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#ifdef vs #if vs #if defined

Which is the preferred method for preprocessor tests and why?

#ifdef XYZ
or
#if XYZ
or
#if defined(XYZ)

and

#elif
or
#elsif

and

#ifndef XYZ
or
#if !defined(XYZ)

Mike
Nov 14 '05 #1
6 72804


Michael B Allen wrote:
Which is the preferred method for preprocessor tests and why?

#ifdef XYZ
or
#if XYZ
or
#if defined(XYZ)
The first and third are equivalent; use whichever
you please. The second is slighly different from the
other two, since it will test "false" if XYZ is
defined but with the value zero.
and

#elif
or
#elsif
The first is strongly preferred, except by people
who enjoy reading error messages.
and

#ifndef XYZ
or
#if !defined(XYZ)


Equivalent; use whichever you like.

--
Er*********@sun.com

Nov 14 '05 #2
In article <pa********************************@ioplex.com>,
Michael B Allen <mb*****@ioplex.com> wrote:
:Which is the preferred method for preprocessor tests and why?

YMMV, but:

- expression format is the easiest to change later.
- you are likely going to need to use expression format for some of
what you do. It gets to look odd if you deliberately avoid expression
format when possible.

:#ifdef XYZ
:or
:#if XYZ
:or
:#if defined(XYZ)

The second of those does not have the same meaning as the other two.
If XYZ is defined as 0, then #ifdef and #if defined are both true
but the #if XYZ form is false.
--
Pity the poor electron, floating around minding its own business for
billions of years; and then suddenly Bam!! -- annihilated just so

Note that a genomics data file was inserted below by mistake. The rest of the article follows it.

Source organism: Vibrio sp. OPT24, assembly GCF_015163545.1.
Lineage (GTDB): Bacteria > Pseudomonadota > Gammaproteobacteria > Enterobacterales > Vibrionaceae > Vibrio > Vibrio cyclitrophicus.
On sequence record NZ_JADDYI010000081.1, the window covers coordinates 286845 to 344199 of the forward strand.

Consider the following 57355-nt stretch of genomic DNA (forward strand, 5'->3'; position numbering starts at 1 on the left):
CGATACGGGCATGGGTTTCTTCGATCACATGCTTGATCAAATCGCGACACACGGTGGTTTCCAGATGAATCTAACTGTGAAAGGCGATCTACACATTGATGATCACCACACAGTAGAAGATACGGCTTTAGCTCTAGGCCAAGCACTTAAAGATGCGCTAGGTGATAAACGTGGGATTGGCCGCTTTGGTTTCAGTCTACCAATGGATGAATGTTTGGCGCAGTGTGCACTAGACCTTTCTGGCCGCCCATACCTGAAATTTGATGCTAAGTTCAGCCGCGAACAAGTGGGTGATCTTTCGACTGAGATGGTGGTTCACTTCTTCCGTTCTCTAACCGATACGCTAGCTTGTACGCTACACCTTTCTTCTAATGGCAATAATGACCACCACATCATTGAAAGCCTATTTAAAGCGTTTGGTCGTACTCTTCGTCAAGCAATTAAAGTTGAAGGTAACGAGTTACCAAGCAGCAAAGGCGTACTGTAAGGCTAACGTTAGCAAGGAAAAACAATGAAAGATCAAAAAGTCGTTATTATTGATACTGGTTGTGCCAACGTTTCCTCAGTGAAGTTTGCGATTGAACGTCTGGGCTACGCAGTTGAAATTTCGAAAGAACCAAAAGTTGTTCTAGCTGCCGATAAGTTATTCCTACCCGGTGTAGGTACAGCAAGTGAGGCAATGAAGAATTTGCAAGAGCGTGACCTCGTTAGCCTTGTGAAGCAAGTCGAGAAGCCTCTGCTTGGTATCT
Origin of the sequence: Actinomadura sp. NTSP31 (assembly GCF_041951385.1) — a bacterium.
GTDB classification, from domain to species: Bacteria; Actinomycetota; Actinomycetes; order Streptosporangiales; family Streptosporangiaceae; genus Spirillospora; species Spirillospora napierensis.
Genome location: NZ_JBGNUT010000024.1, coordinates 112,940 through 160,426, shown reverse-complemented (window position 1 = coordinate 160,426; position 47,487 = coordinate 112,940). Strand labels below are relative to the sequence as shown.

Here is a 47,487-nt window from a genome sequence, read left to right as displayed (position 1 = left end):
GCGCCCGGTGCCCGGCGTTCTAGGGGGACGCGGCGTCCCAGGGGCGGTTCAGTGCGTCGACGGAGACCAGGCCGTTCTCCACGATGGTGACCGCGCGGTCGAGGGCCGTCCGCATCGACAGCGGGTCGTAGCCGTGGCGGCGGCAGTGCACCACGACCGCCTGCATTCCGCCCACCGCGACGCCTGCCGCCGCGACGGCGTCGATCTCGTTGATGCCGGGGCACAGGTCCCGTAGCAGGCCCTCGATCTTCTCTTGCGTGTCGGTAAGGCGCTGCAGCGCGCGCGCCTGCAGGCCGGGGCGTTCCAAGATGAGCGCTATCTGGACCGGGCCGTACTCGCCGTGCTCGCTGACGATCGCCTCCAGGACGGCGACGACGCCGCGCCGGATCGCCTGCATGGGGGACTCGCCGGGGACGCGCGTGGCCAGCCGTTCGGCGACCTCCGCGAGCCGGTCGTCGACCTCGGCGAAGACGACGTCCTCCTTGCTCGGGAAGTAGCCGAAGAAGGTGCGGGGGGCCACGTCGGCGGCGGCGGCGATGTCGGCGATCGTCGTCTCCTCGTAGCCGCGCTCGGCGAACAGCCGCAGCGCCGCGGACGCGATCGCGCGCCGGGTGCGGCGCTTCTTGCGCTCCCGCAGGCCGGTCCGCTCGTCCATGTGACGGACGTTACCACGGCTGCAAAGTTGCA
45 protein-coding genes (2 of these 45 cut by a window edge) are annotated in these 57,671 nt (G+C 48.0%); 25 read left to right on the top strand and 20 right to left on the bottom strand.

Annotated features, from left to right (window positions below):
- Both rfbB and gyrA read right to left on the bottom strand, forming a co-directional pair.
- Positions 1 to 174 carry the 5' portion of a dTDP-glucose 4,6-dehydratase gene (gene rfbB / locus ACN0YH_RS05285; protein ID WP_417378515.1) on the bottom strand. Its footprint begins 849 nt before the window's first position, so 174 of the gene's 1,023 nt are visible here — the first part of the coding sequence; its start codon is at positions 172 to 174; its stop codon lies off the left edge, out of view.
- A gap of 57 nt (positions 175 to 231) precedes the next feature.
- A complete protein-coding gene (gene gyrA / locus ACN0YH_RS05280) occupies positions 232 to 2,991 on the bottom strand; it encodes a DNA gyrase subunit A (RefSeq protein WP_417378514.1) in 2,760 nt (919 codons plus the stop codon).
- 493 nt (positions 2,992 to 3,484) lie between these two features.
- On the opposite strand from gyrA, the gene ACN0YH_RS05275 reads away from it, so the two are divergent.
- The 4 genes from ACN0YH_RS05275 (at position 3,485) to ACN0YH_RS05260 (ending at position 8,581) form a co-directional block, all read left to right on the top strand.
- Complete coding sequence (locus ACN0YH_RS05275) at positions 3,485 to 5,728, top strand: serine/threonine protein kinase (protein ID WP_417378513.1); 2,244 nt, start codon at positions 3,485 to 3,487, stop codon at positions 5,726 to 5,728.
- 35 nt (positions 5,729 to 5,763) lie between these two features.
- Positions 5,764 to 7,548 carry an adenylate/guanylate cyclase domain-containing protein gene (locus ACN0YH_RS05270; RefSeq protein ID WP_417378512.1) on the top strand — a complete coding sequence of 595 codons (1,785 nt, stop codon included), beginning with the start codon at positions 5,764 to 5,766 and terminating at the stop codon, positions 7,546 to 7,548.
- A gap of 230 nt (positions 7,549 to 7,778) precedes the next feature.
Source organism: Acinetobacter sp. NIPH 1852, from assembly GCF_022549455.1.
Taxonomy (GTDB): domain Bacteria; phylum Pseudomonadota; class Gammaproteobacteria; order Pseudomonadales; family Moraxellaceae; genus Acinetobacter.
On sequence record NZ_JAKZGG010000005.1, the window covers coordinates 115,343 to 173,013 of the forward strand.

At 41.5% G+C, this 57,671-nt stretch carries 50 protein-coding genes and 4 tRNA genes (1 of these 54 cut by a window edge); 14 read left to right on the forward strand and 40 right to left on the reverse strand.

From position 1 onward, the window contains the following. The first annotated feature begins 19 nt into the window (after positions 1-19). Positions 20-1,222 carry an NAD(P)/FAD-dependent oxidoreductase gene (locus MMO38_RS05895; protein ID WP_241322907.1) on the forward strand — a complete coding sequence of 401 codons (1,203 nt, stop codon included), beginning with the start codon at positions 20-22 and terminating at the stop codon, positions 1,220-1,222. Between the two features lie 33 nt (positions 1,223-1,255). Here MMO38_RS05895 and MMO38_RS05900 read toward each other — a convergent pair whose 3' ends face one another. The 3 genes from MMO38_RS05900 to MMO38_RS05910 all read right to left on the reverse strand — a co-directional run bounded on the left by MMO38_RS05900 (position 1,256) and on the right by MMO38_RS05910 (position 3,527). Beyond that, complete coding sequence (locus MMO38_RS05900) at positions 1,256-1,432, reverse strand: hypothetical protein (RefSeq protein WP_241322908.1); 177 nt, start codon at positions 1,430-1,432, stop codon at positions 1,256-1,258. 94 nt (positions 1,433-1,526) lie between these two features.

you could read this posting.
Nov 14 '05 #3
Michael B Allen wrote:
Which is the preferred method for preprocessor tests and why?
#ifdef XYZ
or
#if XYZ
or
#if defined(XYZ)
"#ifdef XYZ" is different from "#if XYZ", the former is testing the
existence of XYZ while the latter tests the value of XYZ.
IMO, you can freely choose between "#ifdef XYZ" and "#if defined(XYZ)", with
one exception, you cannot test for more than one thing in a single
"#ifdef".
consider the following, it's better to use "#if defined" than "#ifdef":

/* Test for the support of C99 Standard */
#if defined(__STDC_VERSION__) && __STD_VERSION__ > 199901L
/* ...something legal in C99 only */
#elif
/* ...something alternative */
#endif

#elif
or
#elsif
I can't remember I saw something like #elsif, is it a compiler-specific
extension? (okay, I might saw it when I used Turob C 2.0, but that's long
time ago, 10+ years, I am not quite sure).
by the way, #elsif is not a standard c preprocessor feature, avoid using it.
and
#ifndef XYZ
or
#if !defined(XYZ)
Mike

What's true for "#ifdef" and "#if" is also true here.
--
Java is not platform-independent, it is the platform!
Nov 14 '05 #4
Walter Roberson wrote:
.... snip ... --
Pity the poor electron, floating around minding its own business for
billions of years; and then suddenly Bam!! -- annihilated just so
you could read this posting.


Minor nit - electron-positron annihilation produces gamma rays, not
electricity nor light.

--
"If you want to post a followup via groups.google.com, don't use